Stealing Dan & Don review

Images above: Stealing Dan & Don, Steely Dan tribute duo; Steely Dan LP cover for Pretzel Logic

Review of Stealing Dan & Don, Jazz at George IV, Thursday 22 October

by Keith Richards

One of the genuine bug-bears of the various Covid restrictions has been the loss of live music so it was such a thrill when it was proclaimed that Jazz at George IV was back with Stealing Dan & Don on 22 October.  Equally, when organisers Larry and Bridget had to quickly announce the cancellation of The Blues Engineers this week after Boris’ statement, it was just yet another reason to throw my toys out of my pram. We can only hope that this edition of the on-going disaster movie does end in early December and allow for a gig or two before Christmas but until then I can only live off memories of the sounds of Steely Dan.

Funnily enough I am generally not a huge fan of the genre known as ‘Tribute Bands’ and rarely go to see them but weirdly I have seen two this year and they have both been devotees of the Walter Becker and Donald Fagan led band that took the world by storm in the early ‘70’s with their blend of Jazz, Blues and Latin with a touch of Rock and R&B thrown in. I saw the full ten-piece line up of Nearly Dan at the prestigious Jazz Café before lock down but this time the exigencies of Corona measures meant that multi-instrumentalist and arranger (vocalist, keyboardist & trumpeter) Chris Clark had cut down his preferred 11 musicians to just himself and guitarist Ian Salmon.

Interestingly, one of my complaints about too many tribute acts is that they find someone with physical similarities to a major act and set them up in front of a band to do what is effectively an impression. Mick Jagger and David Bowie both provide suitable idiosyncratic inspiration for parody, for example. That Fagan and Becker wrote and played with such a high level of musicianship, allied to less focus on on-stage personality means that anyone taking on their sound has to do so from a higher professional standard than your average imitator.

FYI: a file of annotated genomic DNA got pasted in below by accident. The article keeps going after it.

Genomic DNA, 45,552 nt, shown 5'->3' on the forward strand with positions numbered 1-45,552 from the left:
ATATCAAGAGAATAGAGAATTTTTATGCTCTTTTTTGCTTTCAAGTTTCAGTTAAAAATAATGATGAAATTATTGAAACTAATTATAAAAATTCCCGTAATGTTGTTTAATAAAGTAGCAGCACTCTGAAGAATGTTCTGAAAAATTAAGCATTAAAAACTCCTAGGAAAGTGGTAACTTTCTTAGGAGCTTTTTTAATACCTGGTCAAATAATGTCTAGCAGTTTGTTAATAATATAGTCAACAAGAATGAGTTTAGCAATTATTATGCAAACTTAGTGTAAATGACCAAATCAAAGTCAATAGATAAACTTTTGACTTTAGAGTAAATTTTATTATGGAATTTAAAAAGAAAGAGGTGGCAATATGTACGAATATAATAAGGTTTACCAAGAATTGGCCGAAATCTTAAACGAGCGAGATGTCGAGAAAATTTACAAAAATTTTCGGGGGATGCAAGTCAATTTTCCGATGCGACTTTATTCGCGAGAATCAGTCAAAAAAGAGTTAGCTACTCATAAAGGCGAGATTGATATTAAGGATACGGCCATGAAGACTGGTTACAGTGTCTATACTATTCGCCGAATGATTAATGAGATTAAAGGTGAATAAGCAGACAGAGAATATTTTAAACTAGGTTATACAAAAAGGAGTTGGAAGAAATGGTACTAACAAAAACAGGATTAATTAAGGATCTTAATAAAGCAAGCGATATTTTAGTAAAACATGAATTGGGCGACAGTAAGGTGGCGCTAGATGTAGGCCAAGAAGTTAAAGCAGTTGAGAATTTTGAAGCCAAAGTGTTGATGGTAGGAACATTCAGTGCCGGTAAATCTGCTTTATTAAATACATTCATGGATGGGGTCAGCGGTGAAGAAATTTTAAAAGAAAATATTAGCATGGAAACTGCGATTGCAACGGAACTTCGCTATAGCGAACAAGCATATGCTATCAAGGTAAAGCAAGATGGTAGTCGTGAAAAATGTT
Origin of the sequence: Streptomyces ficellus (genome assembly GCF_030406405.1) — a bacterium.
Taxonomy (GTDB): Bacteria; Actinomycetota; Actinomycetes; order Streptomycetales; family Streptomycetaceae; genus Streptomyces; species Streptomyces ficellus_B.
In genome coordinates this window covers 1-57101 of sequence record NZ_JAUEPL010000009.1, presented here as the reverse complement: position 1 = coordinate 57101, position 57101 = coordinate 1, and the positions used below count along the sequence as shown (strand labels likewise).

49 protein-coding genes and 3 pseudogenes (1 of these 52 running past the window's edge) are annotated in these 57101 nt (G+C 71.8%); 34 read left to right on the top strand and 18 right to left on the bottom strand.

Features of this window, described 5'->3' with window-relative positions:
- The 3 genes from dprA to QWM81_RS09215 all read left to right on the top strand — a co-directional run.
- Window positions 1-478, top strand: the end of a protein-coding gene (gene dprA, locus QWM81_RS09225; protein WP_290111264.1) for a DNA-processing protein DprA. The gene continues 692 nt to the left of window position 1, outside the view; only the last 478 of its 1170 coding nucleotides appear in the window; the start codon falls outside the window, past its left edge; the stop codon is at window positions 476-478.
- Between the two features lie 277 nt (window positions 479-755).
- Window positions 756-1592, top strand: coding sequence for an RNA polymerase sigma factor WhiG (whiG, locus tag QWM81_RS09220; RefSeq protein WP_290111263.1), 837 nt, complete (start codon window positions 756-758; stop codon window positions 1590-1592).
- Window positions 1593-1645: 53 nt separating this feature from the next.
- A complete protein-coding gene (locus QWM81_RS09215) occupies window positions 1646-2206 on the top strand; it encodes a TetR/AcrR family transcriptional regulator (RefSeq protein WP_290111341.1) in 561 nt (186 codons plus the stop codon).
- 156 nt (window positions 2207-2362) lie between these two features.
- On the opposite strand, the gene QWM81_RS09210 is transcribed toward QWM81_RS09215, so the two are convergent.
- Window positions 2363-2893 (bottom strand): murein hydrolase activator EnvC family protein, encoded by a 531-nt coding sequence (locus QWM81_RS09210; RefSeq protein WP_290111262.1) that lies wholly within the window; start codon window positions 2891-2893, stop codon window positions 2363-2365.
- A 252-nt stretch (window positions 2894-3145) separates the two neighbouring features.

All credit to Chris for his clever arrangements using synthesiser and keyboard, augmented with his trumpet (learned from his days in the Coldstream Guards apparently) and his vocals that allowed the genuine ‘Dan’ sound to come through.  Ian’s Guitar too eerily echoed Walter Becker’s style and meant that despite the rather spread out seating arrangement, courtesy of ‘social distanced’ tables, there was much foot tapping, table drumming and word miming to be seen.

Now, I am actually old enough to have bought my favourite Pretzel Logic (1974) at the time, as can be seen by the photographic evidence and the guys did not disappoint by playing two songs from that album: Ricky Don’t Lose That Number (their biggest hit at No 4 in the UK charts) and My Old School. Although we were ‘Covid time bound’ we were treated over a couple of hours and two sets to a wide selection of tracks from all nine Steely Dan studio albums.

The highlight for me was probably Reeling in the Years from their first album Cant Buy A Thrill (1972) and brought back memories of a distant youth. The overall pleasure was the quality of the musicianship and the obvious sensitivity to Becker and Fagan’s unique music. The other massive plus point for me was that this gig proved that even with Tier 2 level restrictions it is possible to put on a show. It might lack a little of the atmosphere of a full on packed dance but the obvious shared joy of musicians and audience alike, that live music is possible makes me ache for the next opportunity. Massive thanks to Larry Pryce, Bridget and Chiswick Calendar as well as to everyone at George IV for a treat in these days of Covid.

Keith Richards writes the Chiswick Confined / Chiswick Unbound blog for The Chiswick Calendar. See his weekly blog posts here.

Keith’s book: Never Quite the Insider is available on Amazon